Do you think in sentences, images, abstractions, feelings or another? In what order?

Do you think in sentences, images, abstractions, feelings or another? In what order?

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This is a discussion on Do you think in sentences, images, abstractions, feelings or another? In what order? within the Myers Briggs Forum forums, part of the Personality Type Forums category; I recently started wondering if the cognitive functions had a bearing on the guise your thoughts took. So, for example, ...

  1. #1

    Do you think in sentences, images, abstractions, feelings or another? In what order?

    I recently started wondering if the cognitive functions had a bearing on the guise your thoughts took.

    So, for example, I am an ENFP. I am very audible, meaning I think in sentences and obviously out loud when there is someone there. I'm also good and remembering sounds, which is why I've always been able to pick up and play instruments pretty easily.

    So you could say, maybe my Ne opperates in sentences in my head or out loud.

    A lot of INFJs I've spoken to reportedly think in images. A lot of INFPs I've spoken to say they are mostly in the realm of emotions. As an Fi user I sort of understand what this means, although, when I have an emotion, I tend to pick it apart in sentences (I guess when I was younger I just acted on my emotions immediately though).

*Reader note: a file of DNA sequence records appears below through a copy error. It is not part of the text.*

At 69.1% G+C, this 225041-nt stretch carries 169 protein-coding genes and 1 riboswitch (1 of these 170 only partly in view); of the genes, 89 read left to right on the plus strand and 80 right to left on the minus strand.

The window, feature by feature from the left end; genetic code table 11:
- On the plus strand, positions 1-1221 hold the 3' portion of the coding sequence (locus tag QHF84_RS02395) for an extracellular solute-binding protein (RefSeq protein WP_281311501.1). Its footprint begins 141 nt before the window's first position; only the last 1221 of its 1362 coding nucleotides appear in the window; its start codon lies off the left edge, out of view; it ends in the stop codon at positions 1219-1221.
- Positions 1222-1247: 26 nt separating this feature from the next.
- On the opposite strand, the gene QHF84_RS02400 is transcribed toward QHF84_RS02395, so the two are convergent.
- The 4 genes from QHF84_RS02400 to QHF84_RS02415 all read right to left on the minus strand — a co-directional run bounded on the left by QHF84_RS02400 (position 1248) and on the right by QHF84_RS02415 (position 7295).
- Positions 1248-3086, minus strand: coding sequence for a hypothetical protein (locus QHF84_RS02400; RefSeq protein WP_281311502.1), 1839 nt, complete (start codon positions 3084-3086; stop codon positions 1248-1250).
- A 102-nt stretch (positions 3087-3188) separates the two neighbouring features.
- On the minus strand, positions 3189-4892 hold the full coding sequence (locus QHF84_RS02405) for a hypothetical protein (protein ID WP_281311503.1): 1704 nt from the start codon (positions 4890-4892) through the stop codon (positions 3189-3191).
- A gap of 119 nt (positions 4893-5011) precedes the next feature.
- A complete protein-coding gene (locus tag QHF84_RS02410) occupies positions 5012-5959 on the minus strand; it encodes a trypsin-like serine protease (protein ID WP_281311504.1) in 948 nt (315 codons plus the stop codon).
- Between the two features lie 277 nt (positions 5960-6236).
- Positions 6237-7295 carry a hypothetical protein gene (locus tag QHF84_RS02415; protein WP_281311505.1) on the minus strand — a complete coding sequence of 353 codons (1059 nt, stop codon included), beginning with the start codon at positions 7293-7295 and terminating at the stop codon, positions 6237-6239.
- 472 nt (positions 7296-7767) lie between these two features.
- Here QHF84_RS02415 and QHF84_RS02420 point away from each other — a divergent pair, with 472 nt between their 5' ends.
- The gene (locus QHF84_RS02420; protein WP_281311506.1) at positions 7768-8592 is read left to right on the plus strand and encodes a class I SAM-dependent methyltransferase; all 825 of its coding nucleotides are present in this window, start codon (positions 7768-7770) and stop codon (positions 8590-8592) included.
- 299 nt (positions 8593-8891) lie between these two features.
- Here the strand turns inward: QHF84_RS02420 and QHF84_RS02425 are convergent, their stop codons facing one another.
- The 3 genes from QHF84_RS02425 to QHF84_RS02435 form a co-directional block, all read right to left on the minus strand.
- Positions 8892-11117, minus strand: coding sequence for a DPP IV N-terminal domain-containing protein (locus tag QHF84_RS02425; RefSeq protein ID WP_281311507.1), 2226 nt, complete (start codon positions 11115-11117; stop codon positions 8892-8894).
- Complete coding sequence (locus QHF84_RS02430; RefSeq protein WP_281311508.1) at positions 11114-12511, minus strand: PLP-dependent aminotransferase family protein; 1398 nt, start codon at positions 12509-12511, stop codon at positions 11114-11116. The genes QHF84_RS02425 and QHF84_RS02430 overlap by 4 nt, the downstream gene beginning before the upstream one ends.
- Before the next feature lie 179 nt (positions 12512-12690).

So, I would like to find out if there is any basis for this idea that your functions are affecting your thoughts in this way.

    So, how do you all experience thoughts? Can you link it to your to your decision making and perception functions?
    Last edited by Dscross; 10-26-2018 at 03:58 PM.
    shoreline and tarmonk thanked this post.



  2. #2

    I don't think in words. When I need to communicate, I have to focus. My thoughts are a chaotic blend of everything. Blurred shapes, taste, textures, (subdued) colors and light and dark, music, sounds from day to day life, smells, voices (no words), urges, hunger, images, shifting forms (like globules of black oil in water), touch, climates, temperatures, rushes (like movement), thirst, altitude change, need, heavy and light.

    It's hard to put my thoughts into words. Like my thought of needing an overview but I don't think of the words overview. It's the sensation of going up and looking down a landscape. It's crazy knowing other people think in the system that I use as a tool. It's like saying they think in utensils. utensils aren't thoughts. They're tools. How the fuck did you think before you knew how to use utensils? Like how does that even work?

  3. #3

    @Dscross I am also an Ne dom, however I think in abstract terms.
    I guess that's part of the Ne/Ti loop in action?

    So many disassociated concepts just come together in my mind and suddenly something cohesive and logical appears out of nowhere.